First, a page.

With the big girls at school and Robin needing to run errands, I offered to take Luke and Sadie to lunch. It was our second day in Greenwood and I decided on Steven’s Barbeque- an excellent choice. Luke and Sadie had already chosen a table and when I sat down with our food Luke introduced me to the man at the the next table. “Mom, this is a man we’ve been talking to. We told him that we are cousins and that this is our first REAL date.”
Help me, Jesus.
Later that afternoon with Sadie in her tiara and Luke in his Batman mask, they wed. However, it wouldn’t be long before their marriage had its first hiccup.
Not long after the wedding ceremony they were playing Minecraft in the girl’s room and Luke had a cow. I don’t mean he pitched a fit. I mean while playing the game of Minecraft he had acquired the singular form of “cattle.” This was a problem because Sadie is afraid of cows. She stormed out of the room with tears in her eyes as Luke shouted, “Fine, Sadie! Fine. I’ll get rid of the cow!! What do you want, Sadie? Do you want a pig? Can we AT LEAST HAVE A PIG?!”
Things cooled off after they agreed on obtaining a pig for the most pointless game ever created. Side note- if you know the plot, or point of Minecraft, please get in touch with me.
At dinner that night Sadie spilled Luke’s pink lemonade. She tried to make it up to him by tying his shoes. While he was impressed, the lemonade was something he just couldn’t get past. You can see him here breaking things off.
In a show of poor taste, he tried to immediately get a rebound girl in Sadie’s older sister, Emma.
“You’re my girlfriend, now!” he told Emma.
Emma was not excited and informed him that she already had a boyfriend. This did not deter Luke from laying on the charm. He began pulling up his shirt. “Have you seen my five-year-old belly?”
Robin interjected. “You know it isn’t really nice to date the sister of someone you just broke up with.”
Luke shrugged his shoulders and pointed back and forth between Emma and Sadie. “Eenie. Meenie. Miney. LOVE.”
Similar laughter and antics continued throughout the week, but none as funny as what I witnessed on our last night at the O’Bryant’s. Luke asked Robin’s eldest daughter to connect their iPads so they could all play Minecraft together. She was wearing her bathrobe after having just showered and told him that she would do it as soon as she got dressed. The second she walked out of the room, Sadie stuck her little finger in Luke’s face. There was fire in her eyes and she spoke through gritted teeth.
“If you EVER saw my sister nekkid I would be SO MAD at you!”
For the first time all week, Luke was speechless and I wasn’t about to complain.
Here is your latest installment of Luke-isms, as promised.
It had been a particularly trying day as I attempted to get housework, writing, and Luke business taken care of. It was the kind of day that Brantley received a text message from me saying, “Have fun at the gym after work because when you get home, he’s all YOURS.”
Brantley got home that evening and I headed upstairs to take a bath.
“I just need ten minutes to myself,” I told him.
The tub had no sooner filled and I turned off the water to relax when I heard the door open. A familiar sound followed. It was the sound of Luke dragging his stool slowly across the bathroom floor. He parked it right next to the tub and sat down.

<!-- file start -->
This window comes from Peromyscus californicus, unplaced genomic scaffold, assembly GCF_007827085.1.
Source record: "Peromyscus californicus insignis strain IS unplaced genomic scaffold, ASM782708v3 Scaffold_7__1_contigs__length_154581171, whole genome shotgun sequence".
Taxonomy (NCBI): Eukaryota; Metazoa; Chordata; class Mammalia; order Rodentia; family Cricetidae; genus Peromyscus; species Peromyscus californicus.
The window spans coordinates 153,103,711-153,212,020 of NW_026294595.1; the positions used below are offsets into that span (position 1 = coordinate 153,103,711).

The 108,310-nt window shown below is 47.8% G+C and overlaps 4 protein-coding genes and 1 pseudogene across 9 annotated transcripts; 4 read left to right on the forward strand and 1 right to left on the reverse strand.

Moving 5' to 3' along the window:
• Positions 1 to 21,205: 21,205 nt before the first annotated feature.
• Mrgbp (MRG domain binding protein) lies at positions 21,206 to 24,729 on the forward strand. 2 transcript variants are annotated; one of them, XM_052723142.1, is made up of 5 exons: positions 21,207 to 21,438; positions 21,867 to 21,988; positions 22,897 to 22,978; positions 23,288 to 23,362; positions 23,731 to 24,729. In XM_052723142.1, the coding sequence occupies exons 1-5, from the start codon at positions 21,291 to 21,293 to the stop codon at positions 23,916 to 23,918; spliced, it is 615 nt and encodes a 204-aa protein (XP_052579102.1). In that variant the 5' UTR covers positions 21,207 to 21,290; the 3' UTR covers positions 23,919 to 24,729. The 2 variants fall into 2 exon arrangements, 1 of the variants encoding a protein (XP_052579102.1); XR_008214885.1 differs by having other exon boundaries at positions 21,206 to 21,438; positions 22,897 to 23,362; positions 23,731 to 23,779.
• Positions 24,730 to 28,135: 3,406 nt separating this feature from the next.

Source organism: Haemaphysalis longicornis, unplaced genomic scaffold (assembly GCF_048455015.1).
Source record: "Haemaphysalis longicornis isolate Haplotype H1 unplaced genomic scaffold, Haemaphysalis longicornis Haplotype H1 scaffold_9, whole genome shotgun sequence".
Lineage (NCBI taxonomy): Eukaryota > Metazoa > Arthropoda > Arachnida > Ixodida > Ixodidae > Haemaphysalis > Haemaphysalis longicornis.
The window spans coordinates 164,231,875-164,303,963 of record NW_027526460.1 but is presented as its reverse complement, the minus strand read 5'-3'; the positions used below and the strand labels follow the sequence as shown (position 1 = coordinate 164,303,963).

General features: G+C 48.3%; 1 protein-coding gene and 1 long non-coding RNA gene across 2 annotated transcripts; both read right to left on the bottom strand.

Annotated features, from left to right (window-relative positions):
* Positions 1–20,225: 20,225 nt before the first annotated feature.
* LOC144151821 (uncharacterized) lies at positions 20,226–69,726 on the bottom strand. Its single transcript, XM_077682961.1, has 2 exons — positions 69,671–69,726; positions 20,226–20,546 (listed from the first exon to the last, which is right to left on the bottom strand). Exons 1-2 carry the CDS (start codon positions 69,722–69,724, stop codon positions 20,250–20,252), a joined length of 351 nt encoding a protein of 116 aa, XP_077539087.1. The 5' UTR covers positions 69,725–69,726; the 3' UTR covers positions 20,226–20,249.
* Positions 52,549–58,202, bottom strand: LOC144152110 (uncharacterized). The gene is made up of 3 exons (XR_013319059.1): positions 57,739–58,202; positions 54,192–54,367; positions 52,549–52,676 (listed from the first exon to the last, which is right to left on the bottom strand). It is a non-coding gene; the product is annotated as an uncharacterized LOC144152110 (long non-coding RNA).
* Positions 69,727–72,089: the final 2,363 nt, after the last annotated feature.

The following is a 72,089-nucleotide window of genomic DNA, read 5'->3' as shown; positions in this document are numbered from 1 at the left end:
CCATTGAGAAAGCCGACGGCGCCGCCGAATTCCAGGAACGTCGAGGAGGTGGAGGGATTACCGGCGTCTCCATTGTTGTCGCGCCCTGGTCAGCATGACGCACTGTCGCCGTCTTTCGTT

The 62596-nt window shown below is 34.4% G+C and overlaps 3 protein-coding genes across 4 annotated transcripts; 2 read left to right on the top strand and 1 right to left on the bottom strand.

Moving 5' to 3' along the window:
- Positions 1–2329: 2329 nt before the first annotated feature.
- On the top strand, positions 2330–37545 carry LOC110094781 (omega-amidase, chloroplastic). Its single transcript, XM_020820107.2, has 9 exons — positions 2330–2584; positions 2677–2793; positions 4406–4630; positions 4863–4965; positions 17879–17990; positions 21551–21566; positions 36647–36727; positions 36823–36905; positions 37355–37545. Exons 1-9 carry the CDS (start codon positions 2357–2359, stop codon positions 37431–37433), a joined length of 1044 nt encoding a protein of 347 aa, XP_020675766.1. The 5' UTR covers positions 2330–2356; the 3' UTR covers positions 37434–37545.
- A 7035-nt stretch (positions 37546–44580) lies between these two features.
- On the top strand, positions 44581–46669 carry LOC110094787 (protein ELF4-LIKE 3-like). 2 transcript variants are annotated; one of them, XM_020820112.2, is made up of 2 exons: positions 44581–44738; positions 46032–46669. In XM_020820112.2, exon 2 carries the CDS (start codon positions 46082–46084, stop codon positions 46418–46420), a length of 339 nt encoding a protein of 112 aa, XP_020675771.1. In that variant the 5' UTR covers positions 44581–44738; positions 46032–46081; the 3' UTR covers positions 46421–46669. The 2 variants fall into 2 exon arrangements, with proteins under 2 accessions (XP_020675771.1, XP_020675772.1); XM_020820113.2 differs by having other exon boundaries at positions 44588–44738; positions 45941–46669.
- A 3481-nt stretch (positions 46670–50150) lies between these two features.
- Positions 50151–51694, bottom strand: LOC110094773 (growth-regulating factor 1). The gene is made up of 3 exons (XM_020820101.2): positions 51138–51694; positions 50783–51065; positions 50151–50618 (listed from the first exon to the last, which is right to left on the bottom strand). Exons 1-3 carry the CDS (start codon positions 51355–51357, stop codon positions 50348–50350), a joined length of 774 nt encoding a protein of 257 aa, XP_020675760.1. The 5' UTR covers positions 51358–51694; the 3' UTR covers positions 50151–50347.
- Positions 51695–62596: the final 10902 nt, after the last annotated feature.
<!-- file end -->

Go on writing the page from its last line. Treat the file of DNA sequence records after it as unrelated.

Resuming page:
“WHAT are you doing? And where is your Dad? I’m trying to take a bath, Lucas. I just want some privacy.”
“It’s ok, Mom. I’ll just sit here and watch you quietly.”
“No. No. No! Brantley, where are you?” I shouted.
Brantley popped his head in the door. “Luke, leave Mom alone. She’s trying to take a bath.”
“Ok.” Luke said as he hopped off his stool. Then, he stopped. “Oh Mom, just one more fing. I know we’ve talked about this before, but I forgot. What happened to your penis, again?”
“Lucas Payne Wescott, girls don’t have penises…”
He interrupted, “Oh, that’s right. Baginas. Baginas. You have baginas.”
I wished for someone to hold my head under the water until I stopped struggling.
I wasn’t asking for the world. I just wanted ten minutes alone. With my baginas.
Stay tuned for the next installment of Luke-isms where Luke spanks himself as he shouts, “Don’t ask any questions, Mom. Just trust me. I deserve this.”
Luke’s reluctance to start Kindergarten next year has been unwavering.
That is, until recently.
For months, any time the topic of conversation turned to Kindergarten he made sure to interject, “But I’m not going ’til I’m six! You can’t make me go, yet.”
He was less than enthusiastic.
However, when a little boy in his preschool class started talking about how he couldn’t wait “to go to the big school next year” things started to change.
He was getting a positive opinion from one of his own peers and right away I could tell he was warming up to the idea.
A few days later when driving past the school I heard a mumble from the backseat. “Well, they DO have a nice playground.”
Score! The tides were beginning to turn.
It was only a couple of days later that a family friend asked, “So Luke, what are you going to do in Kindergarten next year?”
Without a second thought he answered confidently. “Well, I’ll prob-uhly do some arts and crafts, learn some geography aaaaand do some parkour.”
I decided not to tell him that the county doesn’t have a parkour curriculum in place. I’ll let that responsibility fall on his teacher. God bless her. All I have to do is get him in the door.
Stay tuned for the next edition of Luke-isms when you’ll hear…
I’ve been getting telltale signs over the last week that Luke (5) is raising his expectations of me. This is quite a conundrum because I am proud to be a champion of mediocrity and yet there I am, time and time again, encouraging him to improve on everything he does.